of the claimant.  They induced eight judges to believe that because
the claimant was black, the judges could act fraudulently towards him
and get away with it;
(3) ultimately the officials of the defendant were induced to believe
that they too could act fraudulently towards the claimant and get away
with it.
The eight judges ranged from the former Lord Chief Justice, Lord
Bingham, through four High Court judges, one circuit judge, and two
chairmen of industrial tribunals.
11. Those sorts of wild allegations have been a feature of the
activities of the respondent.  He has also brought six further libel
actions against former clients or opponents, and the most recent claim
has been against a health insurance company for not making clear the
terms of its policy.  The distinction to be drawn in relation to that
latest action is that it does not, on the face of it, follow the
pattern of the former ones which either stem from his dispute with the
Law Society or out of an attempt to take proceedings against former
clients, or those with whom he had involved himself in litigation.  It
is, I think, unnecessary to go into any further detail beyond saying
this.  The initial claim against the Law Society was successful to
this extent, that it was accepted that there was indirect
discrimination.  However, Mr Adoko, notwithstanding that that had been
conceded, insisted on continuing the proceedings, alleging direct
discrimination and an intention to discriminate.  Not surprisingly,
that was dismissed.
12. His further ploys were to take defamation proceedings against
those who had appeared against him, or who had made any observations
in the course of the proceedings which suggested that he had in any
way behaved in a fashion which merited any adverse action being taken
against him.  He was also involved, because of his activities in
supporting litigation by others, in proceedings with a Dr Pal.  In due
course he turned against Dr Pal and those proceedings were initially
struck out by Master Eyre.  On appeal to Hooper J, those strike outs
were set aside because the learned judge was persuaded that the basis
of the strike out was wrong, so there was an interlocutory success to
that extent.  However, Hooper J then went on to consider the matter on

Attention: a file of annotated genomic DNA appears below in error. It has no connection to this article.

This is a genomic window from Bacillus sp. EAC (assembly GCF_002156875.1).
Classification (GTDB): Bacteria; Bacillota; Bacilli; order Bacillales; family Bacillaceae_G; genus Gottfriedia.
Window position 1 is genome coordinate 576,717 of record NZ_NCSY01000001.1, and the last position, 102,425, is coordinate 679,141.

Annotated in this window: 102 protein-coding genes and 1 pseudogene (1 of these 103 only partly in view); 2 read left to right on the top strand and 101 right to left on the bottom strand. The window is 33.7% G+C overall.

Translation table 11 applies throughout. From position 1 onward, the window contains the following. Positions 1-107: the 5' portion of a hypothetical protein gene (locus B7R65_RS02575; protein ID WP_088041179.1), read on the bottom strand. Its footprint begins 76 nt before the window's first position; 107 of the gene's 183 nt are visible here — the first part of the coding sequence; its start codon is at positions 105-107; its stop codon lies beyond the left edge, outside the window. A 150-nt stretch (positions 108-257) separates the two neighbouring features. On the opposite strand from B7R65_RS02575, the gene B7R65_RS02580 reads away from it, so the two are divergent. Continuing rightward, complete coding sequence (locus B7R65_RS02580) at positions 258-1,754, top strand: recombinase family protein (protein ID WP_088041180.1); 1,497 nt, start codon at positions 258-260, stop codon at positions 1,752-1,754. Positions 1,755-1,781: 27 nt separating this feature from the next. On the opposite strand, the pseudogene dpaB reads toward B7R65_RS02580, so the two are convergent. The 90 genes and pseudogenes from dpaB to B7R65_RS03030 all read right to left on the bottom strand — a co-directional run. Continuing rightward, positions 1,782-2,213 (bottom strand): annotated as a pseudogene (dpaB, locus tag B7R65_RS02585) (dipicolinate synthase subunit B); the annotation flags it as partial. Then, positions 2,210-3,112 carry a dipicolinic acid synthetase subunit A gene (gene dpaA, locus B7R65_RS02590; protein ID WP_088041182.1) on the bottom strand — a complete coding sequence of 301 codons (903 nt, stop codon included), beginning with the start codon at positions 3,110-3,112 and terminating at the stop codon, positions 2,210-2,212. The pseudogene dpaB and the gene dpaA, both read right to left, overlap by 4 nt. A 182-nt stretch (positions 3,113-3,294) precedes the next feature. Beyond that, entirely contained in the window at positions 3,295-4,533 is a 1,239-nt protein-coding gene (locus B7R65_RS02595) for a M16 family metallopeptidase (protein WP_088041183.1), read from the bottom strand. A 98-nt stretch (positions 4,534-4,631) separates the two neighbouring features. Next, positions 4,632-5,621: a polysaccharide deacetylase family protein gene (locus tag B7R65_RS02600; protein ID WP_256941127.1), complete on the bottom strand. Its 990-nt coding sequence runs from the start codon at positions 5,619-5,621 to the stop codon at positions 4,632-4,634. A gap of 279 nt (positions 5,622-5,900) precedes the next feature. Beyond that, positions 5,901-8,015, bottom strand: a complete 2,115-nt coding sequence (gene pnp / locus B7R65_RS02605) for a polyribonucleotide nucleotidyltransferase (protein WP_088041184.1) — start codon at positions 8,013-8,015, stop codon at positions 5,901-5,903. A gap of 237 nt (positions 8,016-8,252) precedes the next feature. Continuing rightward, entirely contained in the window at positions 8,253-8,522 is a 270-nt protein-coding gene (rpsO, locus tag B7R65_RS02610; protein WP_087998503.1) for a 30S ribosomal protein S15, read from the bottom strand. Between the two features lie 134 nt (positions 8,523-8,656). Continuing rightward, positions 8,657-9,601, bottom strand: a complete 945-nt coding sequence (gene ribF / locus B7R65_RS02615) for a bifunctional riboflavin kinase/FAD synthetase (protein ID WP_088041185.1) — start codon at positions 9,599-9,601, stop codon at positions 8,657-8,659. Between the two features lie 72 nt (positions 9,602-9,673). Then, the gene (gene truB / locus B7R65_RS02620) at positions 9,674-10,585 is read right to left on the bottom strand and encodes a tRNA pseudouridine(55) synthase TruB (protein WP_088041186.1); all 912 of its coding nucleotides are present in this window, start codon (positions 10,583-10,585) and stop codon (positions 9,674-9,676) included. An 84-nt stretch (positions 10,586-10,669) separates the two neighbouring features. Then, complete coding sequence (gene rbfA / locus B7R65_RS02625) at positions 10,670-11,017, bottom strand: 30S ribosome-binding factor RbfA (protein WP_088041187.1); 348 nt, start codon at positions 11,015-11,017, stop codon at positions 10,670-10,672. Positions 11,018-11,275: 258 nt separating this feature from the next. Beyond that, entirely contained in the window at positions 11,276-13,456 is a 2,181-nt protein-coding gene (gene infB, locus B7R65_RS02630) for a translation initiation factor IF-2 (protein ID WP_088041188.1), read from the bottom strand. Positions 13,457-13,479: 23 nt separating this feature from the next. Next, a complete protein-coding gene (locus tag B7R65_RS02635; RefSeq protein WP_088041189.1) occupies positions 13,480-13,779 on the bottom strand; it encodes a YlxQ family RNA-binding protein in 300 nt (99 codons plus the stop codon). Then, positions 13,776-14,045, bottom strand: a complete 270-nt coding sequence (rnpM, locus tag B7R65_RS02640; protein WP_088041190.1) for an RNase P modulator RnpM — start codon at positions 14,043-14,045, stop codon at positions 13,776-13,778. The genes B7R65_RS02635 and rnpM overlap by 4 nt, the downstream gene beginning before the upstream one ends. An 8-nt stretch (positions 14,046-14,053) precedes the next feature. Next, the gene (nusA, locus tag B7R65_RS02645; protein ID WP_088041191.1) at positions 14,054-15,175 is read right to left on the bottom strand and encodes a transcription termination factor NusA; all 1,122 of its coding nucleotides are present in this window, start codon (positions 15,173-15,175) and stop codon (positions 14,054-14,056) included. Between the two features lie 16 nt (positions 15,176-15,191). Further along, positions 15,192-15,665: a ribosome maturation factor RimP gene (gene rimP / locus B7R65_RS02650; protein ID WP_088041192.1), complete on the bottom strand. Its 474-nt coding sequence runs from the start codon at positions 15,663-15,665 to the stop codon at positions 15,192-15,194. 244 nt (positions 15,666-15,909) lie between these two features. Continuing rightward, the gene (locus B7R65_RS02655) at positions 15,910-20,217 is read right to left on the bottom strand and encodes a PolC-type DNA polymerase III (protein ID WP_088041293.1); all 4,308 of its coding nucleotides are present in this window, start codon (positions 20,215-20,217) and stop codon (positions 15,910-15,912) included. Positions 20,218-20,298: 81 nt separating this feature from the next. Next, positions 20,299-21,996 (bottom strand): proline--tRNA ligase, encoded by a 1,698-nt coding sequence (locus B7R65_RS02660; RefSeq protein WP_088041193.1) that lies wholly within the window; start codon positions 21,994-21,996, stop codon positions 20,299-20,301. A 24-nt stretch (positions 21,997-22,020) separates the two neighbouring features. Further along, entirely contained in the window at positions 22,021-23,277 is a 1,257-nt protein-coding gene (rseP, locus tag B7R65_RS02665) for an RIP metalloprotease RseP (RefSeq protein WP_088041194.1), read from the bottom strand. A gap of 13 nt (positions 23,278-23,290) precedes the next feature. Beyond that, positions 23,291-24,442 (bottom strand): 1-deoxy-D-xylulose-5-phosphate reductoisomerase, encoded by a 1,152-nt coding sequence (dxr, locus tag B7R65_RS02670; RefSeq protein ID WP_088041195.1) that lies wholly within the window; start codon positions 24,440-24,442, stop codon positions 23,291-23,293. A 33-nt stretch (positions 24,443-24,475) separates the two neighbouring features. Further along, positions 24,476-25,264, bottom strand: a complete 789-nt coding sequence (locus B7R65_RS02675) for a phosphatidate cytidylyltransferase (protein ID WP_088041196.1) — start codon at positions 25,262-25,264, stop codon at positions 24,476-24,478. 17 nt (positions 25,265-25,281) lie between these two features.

a more general basis and whether the claim should have been struck
13. In a judgment dated 19th January 2004, he decided that the
actions, two of them in relation to Dr Pal and the third in relation
to another doctor, should be struck out.  What he said in paragraph 84
of that judgment was this:
"I further strike out both actions in so far as Dr Pal is concerned
because the statement of case is an abuse of the court's process.  Mr
Adoko accepts that prior to 13th December, the date of the first of
the two alleged defamatory statements, he had already sent emails
describing Dr Pal as like Hitler, Amin and Mussolini rolled into one. 
Dr Pal described the emails, copied to another person and others,
understandably, as harassing and so troublesome that she reported if
the matter to the police.  Thereafter he has vilified Dr Pal  . . . 
in other respects.  He is now clear that his aim in bringing these
proceedings is 'to enable a British jury to decide whether she is a
murderess and perjurer, as I hold and maintain she is, or not.'  To
attack a person in the way that Dr Adoko has attacked Dr Pal and then
used the courts to seek redress for what, by comparison, is a much
less serious allegation than those being made by Dr Adoko against Dr
Pal is, in my view, such an abuse of the process of the court on the
facts of this case that the actions must be struck out.  The fact that
Dr Pal has used language about Dr Adoko which may well also be
intemperate does not alter my conclusions."
Indeed, although, as I have said, there were from time to time some
apparent interlocutory successes, all the actions, in due course, have
been struck out or have been discontinued on the court indicating that
there was no conceivable merit in any of them.
14. In all those circumstances, I have no doubt whatever that the
respondent has acted in a way which is covered by section 42 of the